Wisconsin Republicans Recapture State Senate

After losing control of the State Senate earlier this year thanks to recall elections, Wisconsin Republicans promptly won it back yesterday:

Madison – Republicans recaptured the state Senate on Tuesday, once again giving them the complete control of state government that they used to enact sweeping changes in the last legislative session.

But their margin and sway in the upper house remained unclear because of a tight race in east central Wisconsin. Whether Republicans have a one- or two-seat majority in the Senate is pivotal because GOP Sen. Dale Schultz of Richland Center has bucked his party on some key issues. Among the issues Republicans hope to take up in the next two-year session is loosening mining regulations – a proposal Schultz has resisted.

The fight over the Senate comes down to the race between Sen. Jessica King (D-Oshkosh) and Fond du Lac Common Council President Rick Gudex.

With 75% of precincts reporting late Tuesday, Gudex had 53% of the vote. Both sides said the outcome was uncertain because some votes still had not been tallied from Oshkosh, a Democratic stronghold.

Some discussed a potential recount – a possibility that would echo the race for the seat four years ago.

This in a state that the President won by 200,000 votes.

 

FILED UNDER: Campaign 2012, Quick Takes, US Politics
Doug Mataconis
About Doug Mataconis
Doug holds a B.A. in Political Science from Rutgers University and J.D. from George Mason University School of Law. He joined the staff of OTB in May 2010. Before joining OTB, he wrote at Below The BeltwayThe Liberty Papers, and United Liberty Follow Doug on Twitter | Facebook

Comments

  1. Rob in CT says:

    Well, while I’m not fan of Walker, I think I can understand the thinking of an Obama voter who voted R at the state level in Wisconsin.

    After all, that’s exactly what I did yesterday here in CT. Neither R running for state rep/state senate is a wingnut. They do, of course, argue in general for spending restraint and lower taxes. Context matters. CT is run by the Dems and has high spending/high taxes in comparison to other states. In that context, I was happy to be able to vote R (again: I checked these ladies out and they are decidedly not wingnuts).

    I suspect there’s a lot of that going on in WI. If so, it rather suggest that screeching about one-party states is, at best, premature.

  2. humanoid.panda says:

    @Rob in CT:
    Actually, the reason repubs won the state senate is that they gerrymandered the hell out of the districts when they had total control of the state government.

  3. rudderpedals says:

    This in a state that the President won by 200,000 votes.

    Indeed. One day when it’s buried and gone we’ll look back on gerrymandering the same way we look upon voter tests and poll taxes and all the other ways of disenfranchising ordinary americans. That time can’t get here fast enough.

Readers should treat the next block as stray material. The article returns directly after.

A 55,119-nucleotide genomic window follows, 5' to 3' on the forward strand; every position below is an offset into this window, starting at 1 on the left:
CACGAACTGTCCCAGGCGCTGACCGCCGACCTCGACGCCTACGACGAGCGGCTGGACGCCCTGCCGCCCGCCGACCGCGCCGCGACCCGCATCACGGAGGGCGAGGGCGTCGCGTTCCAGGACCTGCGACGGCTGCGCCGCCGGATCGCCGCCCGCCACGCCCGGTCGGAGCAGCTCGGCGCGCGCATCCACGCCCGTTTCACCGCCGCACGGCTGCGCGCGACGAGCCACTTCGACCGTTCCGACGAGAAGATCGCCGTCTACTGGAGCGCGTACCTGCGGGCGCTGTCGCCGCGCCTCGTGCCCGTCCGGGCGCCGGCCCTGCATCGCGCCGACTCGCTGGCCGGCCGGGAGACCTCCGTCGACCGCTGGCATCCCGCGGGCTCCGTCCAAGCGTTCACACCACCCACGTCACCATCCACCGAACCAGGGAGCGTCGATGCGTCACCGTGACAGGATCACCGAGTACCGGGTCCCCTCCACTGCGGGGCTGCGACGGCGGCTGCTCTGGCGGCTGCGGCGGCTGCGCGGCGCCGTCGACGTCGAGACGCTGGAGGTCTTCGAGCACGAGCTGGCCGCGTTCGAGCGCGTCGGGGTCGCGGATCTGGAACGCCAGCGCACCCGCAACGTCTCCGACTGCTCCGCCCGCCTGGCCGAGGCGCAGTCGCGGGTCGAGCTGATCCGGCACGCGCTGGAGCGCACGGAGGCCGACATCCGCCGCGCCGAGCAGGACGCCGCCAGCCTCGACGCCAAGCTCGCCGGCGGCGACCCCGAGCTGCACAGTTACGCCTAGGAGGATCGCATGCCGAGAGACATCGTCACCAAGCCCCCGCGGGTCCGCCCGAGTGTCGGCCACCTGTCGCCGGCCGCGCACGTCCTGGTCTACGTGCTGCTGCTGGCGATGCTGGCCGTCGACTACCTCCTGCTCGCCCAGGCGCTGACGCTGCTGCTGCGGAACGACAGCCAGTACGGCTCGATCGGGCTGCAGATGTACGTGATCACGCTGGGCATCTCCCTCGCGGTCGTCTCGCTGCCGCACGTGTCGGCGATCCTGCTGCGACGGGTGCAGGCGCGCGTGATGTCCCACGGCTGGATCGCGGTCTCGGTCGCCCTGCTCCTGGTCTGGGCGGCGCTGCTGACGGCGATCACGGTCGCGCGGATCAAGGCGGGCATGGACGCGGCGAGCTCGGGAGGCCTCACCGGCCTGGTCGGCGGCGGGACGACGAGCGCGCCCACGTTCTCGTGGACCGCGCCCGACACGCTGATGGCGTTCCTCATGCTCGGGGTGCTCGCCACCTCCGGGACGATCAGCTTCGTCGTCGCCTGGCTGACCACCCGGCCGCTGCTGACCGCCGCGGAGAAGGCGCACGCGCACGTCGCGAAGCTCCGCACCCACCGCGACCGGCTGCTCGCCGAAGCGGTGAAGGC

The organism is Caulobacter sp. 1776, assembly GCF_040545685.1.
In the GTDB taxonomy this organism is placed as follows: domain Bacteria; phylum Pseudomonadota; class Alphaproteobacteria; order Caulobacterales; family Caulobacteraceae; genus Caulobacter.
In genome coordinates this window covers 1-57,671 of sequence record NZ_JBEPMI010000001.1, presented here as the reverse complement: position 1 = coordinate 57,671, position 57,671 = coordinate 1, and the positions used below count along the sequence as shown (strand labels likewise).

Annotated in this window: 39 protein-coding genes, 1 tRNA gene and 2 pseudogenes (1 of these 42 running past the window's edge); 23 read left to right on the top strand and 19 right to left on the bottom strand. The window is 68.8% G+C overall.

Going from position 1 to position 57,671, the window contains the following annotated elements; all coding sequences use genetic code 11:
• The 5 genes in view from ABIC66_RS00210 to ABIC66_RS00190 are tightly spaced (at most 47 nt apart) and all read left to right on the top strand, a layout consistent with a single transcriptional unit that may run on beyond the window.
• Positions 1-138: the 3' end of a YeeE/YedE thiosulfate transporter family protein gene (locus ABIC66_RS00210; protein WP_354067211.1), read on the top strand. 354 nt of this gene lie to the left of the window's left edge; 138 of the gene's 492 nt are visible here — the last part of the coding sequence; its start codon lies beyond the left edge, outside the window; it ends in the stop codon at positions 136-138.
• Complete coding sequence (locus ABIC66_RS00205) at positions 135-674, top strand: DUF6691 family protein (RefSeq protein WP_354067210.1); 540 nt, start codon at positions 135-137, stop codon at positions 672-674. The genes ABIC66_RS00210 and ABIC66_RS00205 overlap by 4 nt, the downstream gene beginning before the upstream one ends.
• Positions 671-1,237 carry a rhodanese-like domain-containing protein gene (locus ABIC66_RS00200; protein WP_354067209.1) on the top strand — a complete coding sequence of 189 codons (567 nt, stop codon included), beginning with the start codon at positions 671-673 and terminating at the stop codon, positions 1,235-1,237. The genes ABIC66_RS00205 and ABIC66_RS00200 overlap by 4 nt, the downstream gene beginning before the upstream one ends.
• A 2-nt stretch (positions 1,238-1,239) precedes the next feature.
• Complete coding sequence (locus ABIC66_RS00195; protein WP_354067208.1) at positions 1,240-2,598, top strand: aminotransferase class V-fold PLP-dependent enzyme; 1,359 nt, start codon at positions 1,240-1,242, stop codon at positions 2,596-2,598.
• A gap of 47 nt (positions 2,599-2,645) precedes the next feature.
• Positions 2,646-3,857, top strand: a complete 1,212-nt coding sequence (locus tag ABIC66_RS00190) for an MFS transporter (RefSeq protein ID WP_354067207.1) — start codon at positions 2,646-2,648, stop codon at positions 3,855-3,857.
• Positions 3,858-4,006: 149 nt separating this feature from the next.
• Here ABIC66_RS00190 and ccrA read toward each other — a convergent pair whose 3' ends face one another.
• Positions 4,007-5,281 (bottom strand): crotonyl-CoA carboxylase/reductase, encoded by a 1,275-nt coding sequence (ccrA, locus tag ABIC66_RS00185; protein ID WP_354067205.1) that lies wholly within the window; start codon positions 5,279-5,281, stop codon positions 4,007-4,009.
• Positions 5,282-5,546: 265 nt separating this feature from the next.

4. @rudderpedals:

    Problem is that it’s rather hard to objectively characterize gerrymandering, so unlike voter testing and poll taxes, there’s no easy solution.

  5. Rob in CT says:

    @humanoid.panda:

    Well, erm, if so that’s sad. I was putting a more optimistic spin on it.

    Gerrymandering is a tough one. It’s subjective stuff, and even when you bring in a ‘non-partisan’ commission to do it, it’s still a fight. And, as far as I know, that’s a true “both sides do it” issue. And we all lose b/c of it.

  6. SKI says:

    @Stormy Dragon: it’s fairly simple to see its imact though. Compare the total votes for Ds vs. Rs for the House (or state leg.) and see if the districting caused a wildly different result. If one consistently gets a lot more votes and the other gets way more seats, it is a result of gerrymandering. Period.

  7. rudderpedals says:

    SKI notes the proof is in the pudding but I think Stormy’s point about not having certainty prospectively is a concern since someone’s going to have to decide these things and the decider will not leave anything on the table since there’s little in the way of countervailing pushback.

    If only there were some way to force the two parties to deal with it as a cake sharing challenge. I’m thinking of the exercise where two very young selfish children can fairly split a piece of cake they both want provided that kid A cuts the piece and kid B gets to pick which of the pieces he wants. I’m stretching here assuming both parties can summon the maturity of a typical preschooler.

  8. @SKI:

    Compare the total votes for Ds vs. Rs for the House (or state leg.) and see if the districting caused a wildly different result.

    Yes, but you can only do that after the election, by which point it’s too late to do anything about it.